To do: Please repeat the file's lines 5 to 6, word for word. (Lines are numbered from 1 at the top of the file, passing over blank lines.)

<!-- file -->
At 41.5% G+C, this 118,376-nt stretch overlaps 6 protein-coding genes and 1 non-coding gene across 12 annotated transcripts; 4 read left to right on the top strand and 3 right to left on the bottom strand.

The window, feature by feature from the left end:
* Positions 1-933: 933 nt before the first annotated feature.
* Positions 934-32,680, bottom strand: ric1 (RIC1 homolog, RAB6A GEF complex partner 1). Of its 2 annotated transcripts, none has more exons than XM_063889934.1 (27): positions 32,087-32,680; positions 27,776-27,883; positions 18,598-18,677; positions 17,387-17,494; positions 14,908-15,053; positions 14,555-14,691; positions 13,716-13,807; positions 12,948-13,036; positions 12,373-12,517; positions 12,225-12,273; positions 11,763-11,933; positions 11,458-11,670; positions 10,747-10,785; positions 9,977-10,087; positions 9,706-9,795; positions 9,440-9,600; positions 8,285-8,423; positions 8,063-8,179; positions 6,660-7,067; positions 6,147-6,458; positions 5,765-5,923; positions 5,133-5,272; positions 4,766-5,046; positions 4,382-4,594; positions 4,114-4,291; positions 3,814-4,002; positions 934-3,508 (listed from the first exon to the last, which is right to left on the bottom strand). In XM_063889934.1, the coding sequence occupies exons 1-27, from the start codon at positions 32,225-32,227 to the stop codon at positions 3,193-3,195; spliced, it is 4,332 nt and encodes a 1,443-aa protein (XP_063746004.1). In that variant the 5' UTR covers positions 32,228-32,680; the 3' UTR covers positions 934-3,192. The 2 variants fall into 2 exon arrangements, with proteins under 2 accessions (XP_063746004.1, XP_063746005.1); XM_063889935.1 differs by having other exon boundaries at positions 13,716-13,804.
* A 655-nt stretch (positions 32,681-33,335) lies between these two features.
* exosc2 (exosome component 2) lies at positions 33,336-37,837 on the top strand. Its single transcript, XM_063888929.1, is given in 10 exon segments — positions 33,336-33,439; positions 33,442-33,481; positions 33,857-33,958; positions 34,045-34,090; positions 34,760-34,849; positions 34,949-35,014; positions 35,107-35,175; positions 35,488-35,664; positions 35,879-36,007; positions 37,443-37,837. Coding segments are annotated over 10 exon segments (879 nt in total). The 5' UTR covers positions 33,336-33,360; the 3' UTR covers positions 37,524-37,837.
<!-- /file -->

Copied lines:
* A 655-nt stretch (positions 32,681-33,335) lies between these two features.
* exosc2 (exosome component 2) lies at positions 33,336-37,837 on the top strand. Its single transcript, XM_063888929.1, is given in 10 exon segments — positions 33,336-33,439; positions 33,442-33,481; positions 33,857-33,958; positions 34,045-34,090; positions 34,760-34,849; positions 34,949-35,014; positions 35,107-35,175; positions 35,488-35,664; positions 35,879-36,007; positions 37,443-37,837. Coding segments are annotated over 10 exon segments (879 nt in total). The 5' UTR covers positions 33,336-33,360; the 3' UTR covers positions 37,524-37,837.